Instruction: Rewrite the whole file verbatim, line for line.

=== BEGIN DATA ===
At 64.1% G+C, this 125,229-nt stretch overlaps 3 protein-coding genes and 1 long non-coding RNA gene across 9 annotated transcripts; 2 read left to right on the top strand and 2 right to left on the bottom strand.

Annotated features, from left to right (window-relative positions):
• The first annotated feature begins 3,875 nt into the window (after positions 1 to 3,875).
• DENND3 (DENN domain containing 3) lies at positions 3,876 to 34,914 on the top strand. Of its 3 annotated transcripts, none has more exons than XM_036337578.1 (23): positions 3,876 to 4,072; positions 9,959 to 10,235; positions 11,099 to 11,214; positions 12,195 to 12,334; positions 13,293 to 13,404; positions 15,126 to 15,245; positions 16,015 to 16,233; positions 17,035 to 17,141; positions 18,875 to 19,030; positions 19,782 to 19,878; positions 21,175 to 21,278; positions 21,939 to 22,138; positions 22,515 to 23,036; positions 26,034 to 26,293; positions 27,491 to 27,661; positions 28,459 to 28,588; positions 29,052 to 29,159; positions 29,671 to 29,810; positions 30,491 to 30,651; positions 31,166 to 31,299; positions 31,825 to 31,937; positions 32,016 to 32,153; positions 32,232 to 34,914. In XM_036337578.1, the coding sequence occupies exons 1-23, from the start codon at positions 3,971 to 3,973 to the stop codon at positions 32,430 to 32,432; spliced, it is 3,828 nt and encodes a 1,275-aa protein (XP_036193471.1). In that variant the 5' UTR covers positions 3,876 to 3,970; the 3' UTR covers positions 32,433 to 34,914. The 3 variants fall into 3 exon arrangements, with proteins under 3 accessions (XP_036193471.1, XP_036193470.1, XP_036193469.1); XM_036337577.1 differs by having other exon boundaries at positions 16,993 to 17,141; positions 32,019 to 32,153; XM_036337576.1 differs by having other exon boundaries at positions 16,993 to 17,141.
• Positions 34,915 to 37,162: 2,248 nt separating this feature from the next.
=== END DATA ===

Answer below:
At 64.1% G+C, this 125,229-nt stretch overlaps 3 protein-coding genes and 1 long non-coding RNA gene across 9 annotated transcripts; 2 read left to right on the top strand and 2 right to left on the bottom strand.

Annotated features, from left to right (window-relative positions):
• The first annotated feature begins 3,875 nt into the window (after positions 1 to 3,875).
• DENND3 (DENN domain containing 3) lies at positions 3,876 to 34,914 on the top strand. Of its 3 annotated transcripts, none has more exons than XM_036337578.1 (23): positions 3,876 to 4,072; positions 9,959 to 10,235; positions 11,099 to 11,214; positions 12,195 to 12,334; positions 13,293 to 13,404; positions 15,126 to 15,245; positions 16,015 to 16,233; positions 17,035 to 17,141; positions 18,875 to 19,030; positions 19,782 to 19,878; positions 21,175 to 21,278; positions 21,939 to 22,138; positions 22,515 to 23,036; positions 26,034 to 26,293; positions 27,491 to 27,661; positions 28,459 to 28,588; positions 29,052 to 29,159; positions 29,671 to 29,810; positions 30,491 to 30,651; positions 31,166 to 31,299; positions 31,825 to 31,937; positions 32,016 to 32,153; positions 32,232 to 34,914. In XM_036337578.1, the coding sequence occupies exons 1-23, from the start codon at positions 3,971 to 3,973 to the stop codon at positions 32,430 to 32,432; spliced, it is 3,828 nt and encodes a 1,275-aa protein (XP_036193471.1). In that variant the 5' UTR covers positions 3,876 to 3,970; the 3' UTR covers positions 32,433 to 34,914. The 3 variants fall into 3 exon arrangements, with proteins under 3 accessions (XP_036193471.1, XP_036193470.1, XP_036193469.1); XM_036337577.1 differs by having other exon boundaries at positions 16,993 to 17,141; positions 32,019 to 32,153; XM_036337576.1 differs by having other exon boundaries at positions 16,993 to 17,141.
• Positions 34,915 to 37,162: 2,248 nt separating this feature from the next.